Re: Divorce disagreement on financials
davidterry - 13 December, 2016 06:08PM
Bearing in mind that you will have the care of four children and that your husband earns much more than you do I would be surprised if this was was a 50/50 case. Your needs and those of the children will probably mean that you get more than half of the assets. That is usually the case when there are dependent children and the parent with care of those children earns much less than the other spouse.
Re: Divorce disagreement on financials
Hellostarlight - 13 December, 2016 08:11PM
Thanks for the replies. That's good to know. Yes I was hoping to offset the other house and his large pension pot against the house equity. I have no pension and no other assets. He owns the family car as well. As that would be around 50/50 split of all assets. If he fights me for half our current house and assumes o won't get anything from the other assets then I'll have to go for 50/50 of all assets, pension, other house etc. As his earning potential is much greater and I will be the main carer for the children as I always have been. I suppose in the end I may be entitled to more. But all I want is a house for the kids and me, ideally with no mortgage. Or stay in our current house and have it transferred over to me. And he can keep all the rest. It's good to know this is probably what would happen. But getting him to agree it is another thing. It could be very costly if he fights me for it.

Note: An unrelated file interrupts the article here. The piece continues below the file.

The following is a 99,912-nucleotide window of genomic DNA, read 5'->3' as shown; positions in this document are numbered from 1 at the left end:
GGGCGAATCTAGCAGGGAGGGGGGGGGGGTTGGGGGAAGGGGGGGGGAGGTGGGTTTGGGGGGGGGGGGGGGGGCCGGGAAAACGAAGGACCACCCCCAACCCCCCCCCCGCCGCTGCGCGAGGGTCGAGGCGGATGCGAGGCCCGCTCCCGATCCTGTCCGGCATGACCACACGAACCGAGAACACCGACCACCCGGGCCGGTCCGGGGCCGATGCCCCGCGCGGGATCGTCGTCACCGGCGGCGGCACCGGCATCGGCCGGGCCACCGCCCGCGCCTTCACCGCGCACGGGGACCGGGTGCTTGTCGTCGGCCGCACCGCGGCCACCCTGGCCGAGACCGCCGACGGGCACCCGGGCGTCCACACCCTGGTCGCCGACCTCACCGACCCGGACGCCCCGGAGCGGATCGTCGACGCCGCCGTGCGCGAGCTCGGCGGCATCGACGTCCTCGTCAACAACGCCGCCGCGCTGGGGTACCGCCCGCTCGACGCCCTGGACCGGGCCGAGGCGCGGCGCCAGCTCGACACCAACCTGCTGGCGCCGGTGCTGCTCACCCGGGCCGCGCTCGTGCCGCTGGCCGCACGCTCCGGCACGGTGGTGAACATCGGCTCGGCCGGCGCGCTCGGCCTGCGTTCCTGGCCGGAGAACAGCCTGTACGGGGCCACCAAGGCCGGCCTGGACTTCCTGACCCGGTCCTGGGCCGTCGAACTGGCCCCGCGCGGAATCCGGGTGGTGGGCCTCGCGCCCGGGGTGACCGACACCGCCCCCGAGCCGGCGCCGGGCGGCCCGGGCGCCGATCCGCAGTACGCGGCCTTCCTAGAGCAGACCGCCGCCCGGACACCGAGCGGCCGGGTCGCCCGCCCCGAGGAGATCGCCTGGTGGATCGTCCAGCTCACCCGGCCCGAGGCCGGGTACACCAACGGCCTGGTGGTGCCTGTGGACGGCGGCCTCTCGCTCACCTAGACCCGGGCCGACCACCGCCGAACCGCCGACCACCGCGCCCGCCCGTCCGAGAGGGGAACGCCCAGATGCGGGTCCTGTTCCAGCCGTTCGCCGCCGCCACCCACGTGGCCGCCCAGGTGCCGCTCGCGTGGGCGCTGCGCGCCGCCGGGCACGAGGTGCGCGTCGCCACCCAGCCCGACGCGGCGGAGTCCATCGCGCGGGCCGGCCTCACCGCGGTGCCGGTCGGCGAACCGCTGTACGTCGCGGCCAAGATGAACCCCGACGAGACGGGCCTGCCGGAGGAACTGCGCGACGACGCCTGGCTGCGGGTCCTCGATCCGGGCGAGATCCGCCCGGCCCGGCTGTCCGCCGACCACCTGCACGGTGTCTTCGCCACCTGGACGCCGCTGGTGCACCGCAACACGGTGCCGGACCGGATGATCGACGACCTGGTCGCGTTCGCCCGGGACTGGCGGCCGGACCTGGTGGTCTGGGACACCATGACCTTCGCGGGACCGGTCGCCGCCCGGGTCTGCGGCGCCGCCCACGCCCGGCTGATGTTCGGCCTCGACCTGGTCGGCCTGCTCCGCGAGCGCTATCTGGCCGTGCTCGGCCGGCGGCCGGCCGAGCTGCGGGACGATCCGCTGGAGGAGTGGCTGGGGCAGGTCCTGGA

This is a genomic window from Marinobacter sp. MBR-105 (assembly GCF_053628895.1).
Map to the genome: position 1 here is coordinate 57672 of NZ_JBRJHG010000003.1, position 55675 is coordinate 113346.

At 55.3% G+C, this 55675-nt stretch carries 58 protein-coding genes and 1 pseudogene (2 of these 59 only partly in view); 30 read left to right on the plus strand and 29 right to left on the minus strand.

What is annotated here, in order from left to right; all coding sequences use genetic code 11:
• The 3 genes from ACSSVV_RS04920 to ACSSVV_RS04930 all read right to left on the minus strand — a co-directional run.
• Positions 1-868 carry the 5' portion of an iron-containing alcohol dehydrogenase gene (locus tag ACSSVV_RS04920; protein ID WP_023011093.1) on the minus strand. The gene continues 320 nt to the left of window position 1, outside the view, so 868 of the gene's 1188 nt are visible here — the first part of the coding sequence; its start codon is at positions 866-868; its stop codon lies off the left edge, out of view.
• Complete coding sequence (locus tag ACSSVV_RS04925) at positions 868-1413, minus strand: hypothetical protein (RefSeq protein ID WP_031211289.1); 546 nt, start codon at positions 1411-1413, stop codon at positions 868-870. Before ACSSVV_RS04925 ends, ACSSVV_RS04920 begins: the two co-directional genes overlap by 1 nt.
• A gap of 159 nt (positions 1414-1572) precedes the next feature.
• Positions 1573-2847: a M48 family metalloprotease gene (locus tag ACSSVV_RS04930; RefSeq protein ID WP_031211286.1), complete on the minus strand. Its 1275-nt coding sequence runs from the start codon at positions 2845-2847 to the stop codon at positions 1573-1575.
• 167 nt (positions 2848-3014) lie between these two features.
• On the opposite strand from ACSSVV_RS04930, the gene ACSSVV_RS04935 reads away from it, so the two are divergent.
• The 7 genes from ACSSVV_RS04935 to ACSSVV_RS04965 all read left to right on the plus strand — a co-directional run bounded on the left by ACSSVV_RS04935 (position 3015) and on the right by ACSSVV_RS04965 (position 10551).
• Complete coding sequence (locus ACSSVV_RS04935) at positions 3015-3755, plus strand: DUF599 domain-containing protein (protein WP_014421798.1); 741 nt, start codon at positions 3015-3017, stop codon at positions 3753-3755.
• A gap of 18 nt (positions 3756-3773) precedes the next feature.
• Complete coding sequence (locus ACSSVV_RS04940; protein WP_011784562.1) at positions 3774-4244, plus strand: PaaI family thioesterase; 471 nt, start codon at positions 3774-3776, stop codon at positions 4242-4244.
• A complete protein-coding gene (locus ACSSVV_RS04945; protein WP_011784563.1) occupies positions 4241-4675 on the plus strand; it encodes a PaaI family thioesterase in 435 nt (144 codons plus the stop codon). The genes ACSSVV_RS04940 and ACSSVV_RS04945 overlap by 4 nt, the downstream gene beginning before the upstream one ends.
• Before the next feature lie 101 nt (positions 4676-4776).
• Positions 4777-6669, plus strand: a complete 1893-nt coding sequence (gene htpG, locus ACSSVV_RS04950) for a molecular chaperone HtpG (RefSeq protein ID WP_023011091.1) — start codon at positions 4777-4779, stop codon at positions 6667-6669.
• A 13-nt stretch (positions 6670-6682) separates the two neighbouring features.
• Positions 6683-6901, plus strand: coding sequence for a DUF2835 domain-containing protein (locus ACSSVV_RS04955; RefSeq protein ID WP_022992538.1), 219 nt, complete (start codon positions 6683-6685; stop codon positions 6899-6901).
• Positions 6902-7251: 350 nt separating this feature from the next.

Re: Divorce disagreement on financials
davidterry - 15 December, 2016 12:34PM